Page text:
The Rise of Sivagami Review: Anand Neelakantan’s big bang book expands the universe of Mahishmati

Disclaimer: I am a self declared citizen of Mahishmati Kingdom, which translates to being obsessed with anything connected to Mahishmati Samrajyam. I sometimes find myself day-dreaming about ghost-walking the long corridors of Mahishmati Durbars. I can’t possibly look at this book as a standalone creative work but can only perceive it as a part of a larger creative whole.

                                   Firstly, did the book stand up to the quality of the movies? It certainly did live up to the expectations and achieved its purpose of expanding the Baahubali universe in a very organic manner. However I dare criticize some aspects of the book in the post.

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One of the most artistic sequence in Baahubali – The Beginning occurs even before the titles roll. The short scene depicts thousands of foot soldiers, workers(not slaves I hope), Dandanayakas and Senathipathis on horses and elephants working together to lift up the “structure” of Baahubali up. This is Rajamouli’s symbolic way of paying tribute to all those who have toiled for the film. In a humble manner he doesn’t depict a Chief who leads the efforts, but shows tens of Dandanayakas who collectively allude to Rajamouli himself, MM Keeravani, Senthil, Shobu, Sabu Cyril, V. Srinivas and the actors. After this book, Anand certainly deserves a place in that pack as he, through his book, single handedly nourished the banyan sapling planted by the movies in to a gaint tree.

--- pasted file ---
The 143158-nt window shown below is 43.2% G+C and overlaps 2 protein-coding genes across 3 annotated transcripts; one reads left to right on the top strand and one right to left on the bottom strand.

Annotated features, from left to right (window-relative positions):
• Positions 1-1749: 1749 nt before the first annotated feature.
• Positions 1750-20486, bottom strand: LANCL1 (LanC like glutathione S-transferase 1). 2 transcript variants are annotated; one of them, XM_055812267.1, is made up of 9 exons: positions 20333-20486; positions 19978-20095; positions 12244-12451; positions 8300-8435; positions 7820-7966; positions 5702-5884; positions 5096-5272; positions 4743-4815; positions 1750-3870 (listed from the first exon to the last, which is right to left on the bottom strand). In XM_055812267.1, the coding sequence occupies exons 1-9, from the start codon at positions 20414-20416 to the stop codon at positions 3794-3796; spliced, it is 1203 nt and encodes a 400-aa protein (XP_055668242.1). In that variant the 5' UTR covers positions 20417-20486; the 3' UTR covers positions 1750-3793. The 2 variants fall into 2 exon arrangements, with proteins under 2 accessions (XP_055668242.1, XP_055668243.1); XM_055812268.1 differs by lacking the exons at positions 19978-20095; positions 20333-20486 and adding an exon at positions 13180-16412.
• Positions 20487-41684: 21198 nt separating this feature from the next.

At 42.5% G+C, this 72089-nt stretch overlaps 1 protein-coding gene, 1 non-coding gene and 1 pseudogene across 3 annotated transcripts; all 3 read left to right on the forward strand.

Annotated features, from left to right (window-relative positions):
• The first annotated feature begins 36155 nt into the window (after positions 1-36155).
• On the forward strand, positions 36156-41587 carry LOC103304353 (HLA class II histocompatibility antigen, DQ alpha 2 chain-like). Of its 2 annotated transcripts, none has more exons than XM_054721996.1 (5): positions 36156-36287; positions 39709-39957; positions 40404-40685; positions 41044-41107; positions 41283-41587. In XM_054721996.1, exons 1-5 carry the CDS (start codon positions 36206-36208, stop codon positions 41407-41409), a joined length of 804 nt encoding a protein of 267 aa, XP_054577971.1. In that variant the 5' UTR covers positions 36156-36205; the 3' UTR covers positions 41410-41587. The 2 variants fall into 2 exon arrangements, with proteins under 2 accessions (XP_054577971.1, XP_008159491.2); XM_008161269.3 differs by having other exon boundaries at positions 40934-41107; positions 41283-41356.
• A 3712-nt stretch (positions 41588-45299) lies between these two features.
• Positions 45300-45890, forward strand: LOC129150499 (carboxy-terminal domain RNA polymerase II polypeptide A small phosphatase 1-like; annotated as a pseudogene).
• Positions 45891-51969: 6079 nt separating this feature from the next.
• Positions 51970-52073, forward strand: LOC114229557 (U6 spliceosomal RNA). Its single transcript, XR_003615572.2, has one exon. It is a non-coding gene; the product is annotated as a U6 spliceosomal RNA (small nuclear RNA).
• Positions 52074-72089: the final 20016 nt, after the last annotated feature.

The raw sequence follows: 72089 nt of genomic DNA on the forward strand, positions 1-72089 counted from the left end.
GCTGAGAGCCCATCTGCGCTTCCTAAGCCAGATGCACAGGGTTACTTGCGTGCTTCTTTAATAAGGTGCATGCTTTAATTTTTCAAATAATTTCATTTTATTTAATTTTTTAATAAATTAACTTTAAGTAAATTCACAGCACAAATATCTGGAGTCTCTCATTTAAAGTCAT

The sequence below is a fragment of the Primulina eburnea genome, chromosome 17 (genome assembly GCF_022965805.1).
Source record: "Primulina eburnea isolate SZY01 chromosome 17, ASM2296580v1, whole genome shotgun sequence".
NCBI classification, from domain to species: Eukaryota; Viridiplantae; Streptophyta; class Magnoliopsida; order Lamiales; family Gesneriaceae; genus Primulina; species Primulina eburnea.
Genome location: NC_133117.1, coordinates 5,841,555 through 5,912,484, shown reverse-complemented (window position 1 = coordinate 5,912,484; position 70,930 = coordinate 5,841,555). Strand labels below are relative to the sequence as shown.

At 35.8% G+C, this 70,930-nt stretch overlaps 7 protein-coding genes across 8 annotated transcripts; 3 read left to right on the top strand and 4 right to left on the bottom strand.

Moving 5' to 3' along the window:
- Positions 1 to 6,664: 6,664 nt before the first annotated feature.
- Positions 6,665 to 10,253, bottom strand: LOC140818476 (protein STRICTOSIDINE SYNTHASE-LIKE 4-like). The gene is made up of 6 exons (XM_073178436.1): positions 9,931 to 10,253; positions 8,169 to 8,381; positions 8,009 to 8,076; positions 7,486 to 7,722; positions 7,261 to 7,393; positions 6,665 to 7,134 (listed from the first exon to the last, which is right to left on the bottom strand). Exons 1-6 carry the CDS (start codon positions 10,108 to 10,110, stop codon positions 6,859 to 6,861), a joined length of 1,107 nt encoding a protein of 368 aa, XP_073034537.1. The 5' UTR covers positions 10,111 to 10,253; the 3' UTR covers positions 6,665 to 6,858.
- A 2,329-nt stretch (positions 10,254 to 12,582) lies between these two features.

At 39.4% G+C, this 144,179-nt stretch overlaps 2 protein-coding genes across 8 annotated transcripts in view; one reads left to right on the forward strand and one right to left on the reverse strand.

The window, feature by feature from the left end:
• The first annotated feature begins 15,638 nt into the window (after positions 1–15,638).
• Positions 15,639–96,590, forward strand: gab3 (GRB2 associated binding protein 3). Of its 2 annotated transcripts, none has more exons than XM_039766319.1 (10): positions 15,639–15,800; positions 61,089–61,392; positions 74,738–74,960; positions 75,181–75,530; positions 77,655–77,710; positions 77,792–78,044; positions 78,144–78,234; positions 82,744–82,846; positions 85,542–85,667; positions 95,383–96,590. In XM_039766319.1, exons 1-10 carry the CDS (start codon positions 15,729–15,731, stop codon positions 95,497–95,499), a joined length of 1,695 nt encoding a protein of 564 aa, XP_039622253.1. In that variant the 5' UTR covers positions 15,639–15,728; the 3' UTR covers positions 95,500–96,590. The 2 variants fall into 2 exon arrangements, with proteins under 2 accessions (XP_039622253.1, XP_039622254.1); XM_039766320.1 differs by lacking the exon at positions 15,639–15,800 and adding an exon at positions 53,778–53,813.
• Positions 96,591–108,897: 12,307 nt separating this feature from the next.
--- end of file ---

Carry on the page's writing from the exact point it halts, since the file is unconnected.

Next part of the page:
Anand expands the universe to introduce about 40 new characters some of whom ended up being more interesting than even Kattappa and Sivagami! This is a great achievement considering that the book was written in a short span of just 108 days. I was afraid that the book will be piggybacking on the success of the film and end up being a mere appendix for the movie. However Anand puts his stamp on the book and goes in to many unchartered territories which the movie has not even hinted about. With this highly entertaining and quality content at hand, the producers can safely venture in to creating mini TV series based on the book. However it could be difficult for the producers to find the right Dandanayakas(Directors) that can justify the content of the book because of its gigantic scale and adult themes of gore and sex.